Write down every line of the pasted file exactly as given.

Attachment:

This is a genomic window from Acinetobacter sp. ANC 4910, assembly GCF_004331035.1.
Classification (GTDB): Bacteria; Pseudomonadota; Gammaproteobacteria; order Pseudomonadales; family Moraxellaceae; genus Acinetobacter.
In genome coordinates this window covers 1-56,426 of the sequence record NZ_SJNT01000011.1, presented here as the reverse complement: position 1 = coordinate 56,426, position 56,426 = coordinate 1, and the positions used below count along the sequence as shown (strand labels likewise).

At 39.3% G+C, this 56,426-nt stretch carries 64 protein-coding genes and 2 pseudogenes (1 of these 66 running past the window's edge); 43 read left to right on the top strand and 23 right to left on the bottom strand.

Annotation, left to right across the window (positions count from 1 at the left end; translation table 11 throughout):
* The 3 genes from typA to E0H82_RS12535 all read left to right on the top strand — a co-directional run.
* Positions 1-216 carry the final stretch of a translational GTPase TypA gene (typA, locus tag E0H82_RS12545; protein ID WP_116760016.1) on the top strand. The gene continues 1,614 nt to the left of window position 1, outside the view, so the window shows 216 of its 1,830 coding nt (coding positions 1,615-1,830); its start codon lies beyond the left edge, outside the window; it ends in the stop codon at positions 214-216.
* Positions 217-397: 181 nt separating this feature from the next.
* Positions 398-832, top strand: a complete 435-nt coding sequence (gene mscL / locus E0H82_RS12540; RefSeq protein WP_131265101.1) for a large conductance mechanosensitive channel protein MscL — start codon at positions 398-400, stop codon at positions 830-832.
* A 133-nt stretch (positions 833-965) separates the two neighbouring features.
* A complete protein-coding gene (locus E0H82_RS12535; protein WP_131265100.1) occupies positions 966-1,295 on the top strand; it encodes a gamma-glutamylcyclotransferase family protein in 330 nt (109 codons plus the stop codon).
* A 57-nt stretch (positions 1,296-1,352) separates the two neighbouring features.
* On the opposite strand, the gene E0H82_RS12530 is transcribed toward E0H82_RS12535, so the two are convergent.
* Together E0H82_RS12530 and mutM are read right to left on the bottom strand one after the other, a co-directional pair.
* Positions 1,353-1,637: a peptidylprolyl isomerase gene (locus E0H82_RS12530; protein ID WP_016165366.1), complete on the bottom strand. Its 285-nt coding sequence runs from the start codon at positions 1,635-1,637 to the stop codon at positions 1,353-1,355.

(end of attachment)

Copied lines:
This is a genomic window from Acinetobacter sp. ANC 4910, assembly GCF_004331035.1.
Classification (GTDB): Bacteria; Pseudomonadota; Gammaproteobacteria; order Pseudomonadales; family Moraxellaceae; genus Acinetobacter.
In genome coordinates this window covers 1-56,426 of the sequence record NZ_SJNT01000011.1, presented here as the reverse complement: position 1 = coordinate 56,426, position 56,426 = coordinate 1, and the positions used below count along the sequence as shown (strand labels likewise).

At 39.3% G+C, this 56,426-nt stretch carries 64 protein-coding genes and 2 pseudogenes (1 of these 66 running past the window's edge); 43 read left to right on the top strand and 23 right to left on the bottom strand.

Annotation, left to right across the window (positions count from 1 at the left end; translation table 11 throughout):
* The 3 genes from typA to E0H82_RS12535 all read left to right on the top strand — a co-directional run.
* Positions 1-216 carry the final stretch of a translational GTPase TypA gene (typA, locus tag E0H82_RS12545; protein ID WP_116760016.1) on the top strand. The gene continues 1,614 nt to the left of window position 1, outside the view, so the window shows 216 of its 1,830 coding nt (coding positions 1,615-1,830); its start codon lies beyond the left edge, outside the window; it ends in the stop codon at positions 214-216.
* Positions 217-397: 181 nt separating this feature from the next.
* Positions 398-832, top strand: a complete 435-nt coding sequence (gene mscL / locus E0H82_RS12540; RefSeq protein WP_131265101.1) for a large conductance mechanosensitive channel protein MscL — start codon at positions 398-400, stop codon at positions 830-832.
* A 133-nt stretch (positions 833-965) separates the two neighbouring features.
* A complete protein-coding gene (locus E0H82_RS12535; protein WP_131265100.1) occupies positions 966-1,295 on the top strand; it encodes a gamma-glutamylcyclotransferase family protein in 330 nt (109 codons plus the stop codon).
* A 57-nt stretch (positions 1,296-1,352) separates the two neighbouring features.
* On the opposite strand, the gene E0H82_RS12530 is transcribed toward E0H82_RS12535, so the two are convergent.
* Together E0H82_RS12530 and mutM are read right to left on the bottom strand one after the other, a co-directional pair.
* Positions 1,353-1,637: a peptidylprolyl isomerase gene (locus E0H82_RS12530; protein ID WP_016165366.1), complete on the bottom strand. Its 285-nt coding sequence runs from the start codon at positions 1,635-1,637 to the stop codon at positions 1,353-1,355.